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Home > Copyright Law > DMCA > Potential Defenses

Potential Defenses

What happens if there is obviously a protection measure but it does not work?
The law says that a protection measure must “effectively control access” to a work. One court has commented that it does not need to be a strong means of protection, and entering into a license agreement with the copyright owners satisfies this requirement under the statute. The court stated “a technological measure effectively controls access to a copyrighted work if its function is to control access.” The court went on to reference the legislative history, which stated “if, in the ordinary course of its operation, a technology actually works in the defined ways to control access to a work …[t]his test, focuses on the function performed by the technology.” Basically, “effectively control access” to a work requires only a mode of operation that accomplishes this objective and it does not need to be efficient. Presumably, if the protection does not work at all then it does not satisfy the requirements of the statute.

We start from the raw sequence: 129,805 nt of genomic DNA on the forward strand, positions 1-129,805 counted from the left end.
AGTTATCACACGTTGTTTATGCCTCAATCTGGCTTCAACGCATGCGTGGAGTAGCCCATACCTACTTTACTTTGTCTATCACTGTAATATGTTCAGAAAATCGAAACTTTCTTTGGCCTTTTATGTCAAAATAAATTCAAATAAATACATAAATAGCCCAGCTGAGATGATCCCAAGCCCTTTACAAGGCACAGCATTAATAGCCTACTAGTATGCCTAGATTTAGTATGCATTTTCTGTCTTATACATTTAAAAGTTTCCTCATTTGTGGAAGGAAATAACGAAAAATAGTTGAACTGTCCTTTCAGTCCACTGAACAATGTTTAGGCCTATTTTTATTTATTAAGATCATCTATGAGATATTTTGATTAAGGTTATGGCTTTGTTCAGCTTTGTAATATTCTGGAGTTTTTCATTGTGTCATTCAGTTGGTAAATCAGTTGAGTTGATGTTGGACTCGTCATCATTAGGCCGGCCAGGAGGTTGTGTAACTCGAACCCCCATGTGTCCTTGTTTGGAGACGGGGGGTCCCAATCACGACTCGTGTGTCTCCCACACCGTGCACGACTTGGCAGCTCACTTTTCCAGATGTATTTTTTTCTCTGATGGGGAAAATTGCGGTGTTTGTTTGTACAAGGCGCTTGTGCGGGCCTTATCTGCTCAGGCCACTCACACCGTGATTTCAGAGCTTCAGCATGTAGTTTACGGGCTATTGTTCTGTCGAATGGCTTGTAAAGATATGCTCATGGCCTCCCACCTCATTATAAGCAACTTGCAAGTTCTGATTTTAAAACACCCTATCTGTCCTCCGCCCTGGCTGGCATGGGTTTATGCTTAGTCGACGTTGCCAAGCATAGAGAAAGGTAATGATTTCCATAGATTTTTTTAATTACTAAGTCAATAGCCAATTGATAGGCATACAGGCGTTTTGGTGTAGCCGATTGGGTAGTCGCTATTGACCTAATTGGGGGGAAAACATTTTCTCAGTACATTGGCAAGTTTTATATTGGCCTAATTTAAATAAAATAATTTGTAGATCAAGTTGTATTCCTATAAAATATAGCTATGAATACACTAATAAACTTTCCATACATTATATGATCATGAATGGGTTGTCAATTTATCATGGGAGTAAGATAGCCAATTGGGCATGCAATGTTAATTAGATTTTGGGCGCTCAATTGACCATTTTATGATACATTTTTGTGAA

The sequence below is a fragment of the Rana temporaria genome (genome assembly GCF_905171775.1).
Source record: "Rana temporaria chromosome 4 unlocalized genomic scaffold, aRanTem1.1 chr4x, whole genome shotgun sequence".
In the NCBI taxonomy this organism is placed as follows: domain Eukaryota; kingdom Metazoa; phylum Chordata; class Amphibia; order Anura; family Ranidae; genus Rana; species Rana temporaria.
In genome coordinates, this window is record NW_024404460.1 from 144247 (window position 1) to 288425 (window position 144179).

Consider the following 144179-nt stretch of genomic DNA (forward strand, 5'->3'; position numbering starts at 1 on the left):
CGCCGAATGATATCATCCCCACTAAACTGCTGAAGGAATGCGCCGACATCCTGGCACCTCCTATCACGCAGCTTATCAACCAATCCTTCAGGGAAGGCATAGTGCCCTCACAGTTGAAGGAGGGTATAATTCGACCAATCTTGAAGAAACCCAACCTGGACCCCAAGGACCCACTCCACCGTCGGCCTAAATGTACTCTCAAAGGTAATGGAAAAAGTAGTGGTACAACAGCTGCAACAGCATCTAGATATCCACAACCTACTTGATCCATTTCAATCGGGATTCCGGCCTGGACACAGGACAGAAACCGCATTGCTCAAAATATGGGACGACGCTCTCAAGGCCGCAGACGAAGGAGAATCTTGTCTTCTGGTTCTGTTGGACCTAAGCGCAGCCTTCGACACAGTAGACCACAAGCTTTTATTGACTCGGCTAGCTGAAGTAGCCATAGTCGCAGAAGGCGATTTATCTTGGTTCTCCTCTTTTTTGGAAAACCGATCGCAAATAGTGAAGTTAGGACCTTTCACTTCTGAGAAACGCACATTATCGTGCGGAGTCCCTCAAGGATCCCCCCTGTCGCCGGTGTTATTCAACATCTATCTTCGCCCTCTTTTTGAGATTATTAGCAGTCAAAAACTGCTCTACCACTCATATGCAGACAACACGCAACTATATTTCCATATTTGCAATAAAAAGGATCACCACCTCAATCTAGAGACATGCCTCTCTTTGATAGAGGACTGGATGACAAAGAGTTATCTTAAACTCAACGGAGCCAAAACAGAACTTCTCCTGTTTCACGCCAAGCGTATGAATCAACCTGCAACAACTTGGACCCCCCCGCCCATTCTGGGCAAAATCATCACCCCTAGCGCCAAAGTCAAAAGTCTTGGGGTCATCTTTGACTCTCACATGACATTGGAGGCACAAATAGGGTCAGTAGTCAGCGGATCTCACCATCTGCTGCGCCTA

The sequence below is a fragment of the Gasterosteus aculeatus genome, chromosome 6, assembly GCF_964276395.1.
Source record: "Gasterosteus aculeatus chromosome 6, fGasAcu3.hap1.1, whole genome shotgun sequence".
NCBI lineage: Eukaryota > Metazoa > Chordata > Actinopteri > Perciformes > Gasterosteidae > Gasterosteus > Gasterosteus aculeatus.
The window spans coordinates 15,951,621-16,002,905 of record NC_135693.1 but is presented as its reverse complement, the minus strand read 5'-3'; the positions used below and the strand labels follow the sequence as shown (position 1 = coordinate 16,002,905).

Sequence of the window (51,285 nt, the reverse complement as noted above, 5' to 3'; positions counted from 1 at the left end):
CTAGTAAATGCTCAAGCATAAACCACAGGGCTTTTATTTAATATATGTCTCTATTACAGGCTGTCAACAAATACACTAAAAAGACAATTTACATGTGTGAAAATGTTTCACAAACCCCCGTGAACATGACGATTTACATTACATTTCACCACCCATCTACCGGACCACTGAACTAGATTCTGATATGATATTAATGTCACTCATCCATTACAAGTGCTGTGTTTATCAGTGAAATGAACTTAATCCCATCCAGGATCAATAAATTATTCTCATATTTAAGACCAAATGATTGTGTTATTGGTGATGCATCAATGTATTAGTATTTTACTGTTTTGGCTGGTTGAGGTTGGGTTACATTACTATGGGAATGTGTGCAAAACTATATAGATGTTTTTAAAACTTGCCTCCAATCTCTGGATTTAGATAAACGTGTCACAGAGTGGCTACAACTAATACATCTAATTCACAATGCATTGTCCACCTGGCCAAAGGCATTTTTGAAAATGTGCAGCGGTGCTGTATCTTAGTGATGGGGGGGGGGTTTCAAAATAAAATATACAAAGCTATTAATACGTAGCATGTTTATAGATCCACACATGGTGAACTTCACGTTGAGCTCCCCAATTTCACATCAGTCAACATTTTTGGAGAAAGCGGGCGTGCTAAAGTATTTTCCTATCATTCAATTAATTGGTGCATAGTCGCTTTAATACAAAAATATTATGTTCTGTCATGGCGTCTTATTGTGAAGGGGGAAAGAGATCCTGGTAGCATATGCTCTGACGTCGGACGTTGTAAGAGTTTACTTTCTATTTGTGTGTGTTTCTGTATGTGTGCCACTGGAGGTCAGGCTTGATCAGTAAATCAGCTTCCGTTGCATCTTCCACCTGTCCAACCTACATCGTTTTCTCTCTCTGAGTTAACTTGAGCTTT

What about fair use?
Though there is significant debate on the issue, recent judicial decisions have held that the fair use defenses under §107 of the Copyright Act do not apply to the DMCA. A significant policy debate continues as to whether this is in the public’s interest, but under present law, it is not wise to assume that one can violate the DMCA for a fair use purpose.  Consequently, at present, one cannot circumvent digital copy protections, as prohibited by the DMCA, in order to access a copyrighted work for a fair use purpose.

 

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